As Delhi grappled with its latest pollution crisis on Tuesday morning and failed to shed the after-effects of the unchecked use of firecrackers on Diwali day, a fresh problem impaired the Capital’s pollution response — 24 of the city’s 35 air quality monitors run by the Delhi Pollution Control Committee (DPCC) went dark and stopped throwing up data. As a result, Delhi’s 24-hour average air quality index (AQI) trended much lower than it actually was throughout the day, catching residents and experts off-guard.
DPCC attributed the glitch to a server error, adding that the problem did not impair data collection. The glitch, which began at 7am, was rectified by 3pm and the Central Pollution Control Board’s (CPCB) 4pm AQI bulletin took into account data from all active stations throughout a 24-hour period, said the agency.
Still, experts said the blackout underlined the importance of accurately measuring pollution levels, especially when the city was neck-deep in yet another air emergency two days after Diwali.
According to the CPCB’s official Sameer app, Delhi’s average pollution levels hovered between 360 and 370 throughout the day. For instance, the reading at 9am on Tuesday was 362 (very poor), inaccurately giving off the impression that the air improved from 403 at 10pm on Friday.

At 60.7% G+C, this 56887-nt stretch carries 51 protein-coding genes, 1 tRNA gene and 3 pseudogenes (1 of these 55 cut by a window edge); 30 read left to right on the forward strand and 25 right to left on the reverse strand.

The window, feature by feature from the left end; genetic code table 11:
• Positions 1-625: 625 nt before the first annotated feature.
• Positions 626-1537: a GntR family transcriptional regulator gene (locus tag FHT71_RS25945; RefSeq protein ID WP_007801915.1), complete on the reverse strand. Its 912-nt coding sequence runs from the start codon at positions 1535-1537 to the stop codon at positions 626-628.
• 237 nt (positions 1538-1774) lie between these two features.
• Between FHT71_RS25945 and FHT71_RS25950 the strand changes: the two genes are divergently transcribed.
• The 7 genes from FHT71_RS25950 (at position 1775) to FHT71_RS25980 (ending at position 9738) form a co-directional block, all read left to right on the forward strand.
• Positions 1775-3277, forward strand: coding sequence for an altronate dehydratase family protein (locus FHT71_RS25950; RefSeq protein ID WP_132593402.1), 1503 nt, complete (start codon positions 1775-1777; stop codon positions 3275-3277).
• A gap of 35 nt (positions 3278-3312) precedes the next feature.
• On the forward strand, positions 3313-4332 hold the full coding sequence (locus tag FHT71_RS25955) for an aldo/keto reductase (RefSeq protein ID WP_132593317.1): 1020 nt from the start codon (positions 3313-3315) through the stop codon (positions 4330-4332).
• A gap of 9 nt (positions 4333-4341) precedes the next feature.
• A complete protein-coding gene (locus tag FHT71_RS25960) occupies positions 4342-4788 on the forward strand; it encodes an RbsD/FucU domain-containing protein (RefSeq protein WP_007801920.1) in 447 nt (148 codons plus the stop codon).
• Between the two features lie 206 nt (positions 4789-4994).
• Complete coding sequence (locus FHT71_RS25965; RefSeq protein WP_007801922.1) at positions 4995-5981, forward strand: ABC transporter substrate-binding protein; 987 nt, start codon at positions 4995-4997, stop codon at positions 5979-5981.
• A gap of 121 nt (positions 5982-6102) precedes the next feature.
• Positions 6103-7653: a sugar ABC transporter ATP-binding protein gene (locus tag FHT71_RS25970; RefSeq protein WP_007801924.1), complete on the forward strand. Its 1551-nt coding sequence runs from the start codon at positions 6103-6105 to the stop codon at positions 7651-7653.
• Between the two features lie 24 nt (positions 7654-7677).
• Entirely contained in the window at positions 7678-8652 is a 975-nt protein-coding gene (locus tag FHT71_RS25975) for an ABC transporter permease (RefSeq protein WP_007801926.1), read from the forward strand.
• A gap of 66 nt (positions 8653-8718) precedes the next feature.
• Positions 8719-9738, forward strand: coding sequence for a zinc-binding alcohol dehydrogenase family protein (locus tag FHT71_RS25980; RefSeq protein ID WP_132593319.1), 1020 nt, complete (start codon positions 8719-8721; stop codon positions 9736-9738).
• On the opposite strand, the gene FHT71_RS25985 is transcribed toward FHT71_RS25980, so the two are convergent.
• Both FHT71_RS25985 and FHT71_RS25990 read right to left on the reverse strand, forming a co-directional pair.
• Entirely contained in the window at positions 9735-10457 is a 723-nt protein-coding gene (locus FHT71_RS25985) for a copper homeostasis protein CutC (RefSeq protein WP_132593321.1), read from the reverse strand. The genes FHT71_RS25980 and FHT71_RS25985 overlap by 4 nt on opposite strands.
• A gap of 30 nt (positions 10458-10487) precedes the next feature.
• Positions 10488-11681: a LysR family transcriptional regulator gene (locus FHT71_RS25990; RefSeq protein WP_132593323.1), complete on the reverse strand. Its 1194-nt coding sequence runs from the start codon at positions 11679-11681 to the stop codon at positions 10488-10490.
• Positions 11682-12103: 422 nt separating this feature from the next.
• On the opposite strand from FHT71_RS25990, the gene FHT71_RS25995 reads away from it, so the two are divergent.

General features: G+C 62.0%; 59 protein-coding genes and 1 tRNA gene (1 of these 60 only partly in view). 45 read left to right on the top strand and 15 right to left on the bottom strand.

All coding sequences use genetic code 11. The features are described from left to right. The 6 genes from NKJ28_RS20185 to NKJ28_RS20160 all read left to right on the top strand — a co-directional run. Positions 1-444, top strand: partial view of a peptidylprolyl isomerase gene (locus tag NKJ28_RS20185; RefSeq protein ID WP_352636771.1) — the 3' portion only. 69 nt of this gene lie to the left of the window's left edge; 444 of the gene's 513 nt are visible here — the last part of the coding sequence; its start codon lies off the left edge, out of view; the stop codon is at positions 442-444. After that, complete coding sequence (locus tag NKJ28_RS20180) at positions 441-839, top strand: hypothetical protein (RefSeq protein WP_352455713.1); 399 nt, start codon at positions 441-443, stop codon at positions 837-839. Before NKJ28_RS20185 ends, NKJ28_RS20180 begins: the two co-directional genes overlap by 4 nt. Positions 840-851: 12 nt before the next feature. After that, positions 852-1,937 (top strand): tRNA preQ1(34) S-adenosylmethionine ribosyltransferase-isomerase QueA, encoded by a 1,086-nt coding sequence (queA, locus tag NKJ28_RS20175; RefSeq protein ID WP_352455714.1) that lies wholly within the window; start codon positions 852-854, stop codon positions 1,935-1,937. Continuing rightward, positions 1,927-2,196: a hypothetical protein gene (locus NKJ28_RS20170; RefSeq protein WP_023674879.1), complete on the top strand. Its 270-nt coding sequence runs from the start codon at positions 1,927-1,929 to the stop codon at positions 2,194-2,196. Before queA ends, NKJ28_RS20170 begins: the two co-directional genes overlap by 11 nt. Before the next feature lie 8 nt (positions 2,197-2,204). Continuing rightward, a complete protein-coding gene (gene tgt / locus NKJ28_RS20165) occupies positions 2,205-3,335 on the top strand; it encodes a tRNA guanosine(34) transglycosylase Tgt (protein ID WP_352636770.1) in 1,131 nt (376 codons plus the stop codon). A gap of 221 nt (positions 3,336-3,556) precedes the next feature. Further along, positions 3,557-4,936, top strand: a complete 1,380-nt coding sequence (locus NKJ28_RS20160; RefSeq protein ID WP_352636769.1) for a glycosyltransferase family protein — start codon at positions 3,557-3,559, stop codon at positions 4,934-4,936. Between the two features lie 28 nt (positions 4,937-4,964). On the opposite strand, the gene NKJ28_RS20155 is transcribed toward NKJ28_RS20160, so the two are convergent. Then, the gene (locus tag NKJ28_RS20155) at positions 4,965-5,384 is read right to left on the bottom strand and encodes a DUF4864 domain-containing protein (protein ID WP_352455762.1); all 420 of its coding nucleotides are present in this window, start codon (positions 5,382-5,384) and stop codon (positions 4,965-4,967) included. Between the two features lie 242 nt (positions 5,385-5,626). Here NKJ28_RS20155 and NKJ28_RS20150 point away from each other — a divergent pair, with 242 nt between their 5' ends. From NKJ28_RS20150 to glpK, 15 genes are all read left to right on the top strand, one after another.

The readings between 7am and 3pm did not take into account any of Delhi’s 13 pollution hot spots, including Anand Vihar, Mundka, Wazirpur, Jahangirpuri and Okhla.
So, Delhi’s average AQI at 9am factored in data from just nine stations — Shadipur (382), DTU (303), ITO (421), North Campus (391), CRRI Mathura Road (329), IGI Airport (425), Dilshad Garden (227), Burari Crossing (353) and New Moti Bagh (423).
Experts said this meant the average AQI was appearing to be better than what it actually was.
“This example shows how missing just a few key stations, the average AQI can appear much cleaner. Therefore it is not only important to have more stations to have an accurate representation of the city, but to also cover many geographical areas, be it industrial zones, commercial places, residential areas and green spaces,” said Sunil Dahiya, analyst, Centre for Research on Energy and Clean Air.
CPCB did not respond to HT’s queries on the data blackout. A Commission for Air Quality Management official said the missing data was due to a technical glitch, which was promptly rectified.
CPCB calculates sub-indices for eight individual pollutants — PM10, PM2. 5, NO2, SO2, CO, O3, NH3, and Pb — at separate locations using its 24-hour average concentration value (it drops to eight hours in case of CO and O3). The worst sub-index is considered the AQI for that location. The overall AQI is calculated only if data is available for a minimum of 16 hours and at least three pollutants, of which one should necessarily be either PM2.5 or PM10. Else, it classifies it as “insufficient data” when it comes to calculating AQI.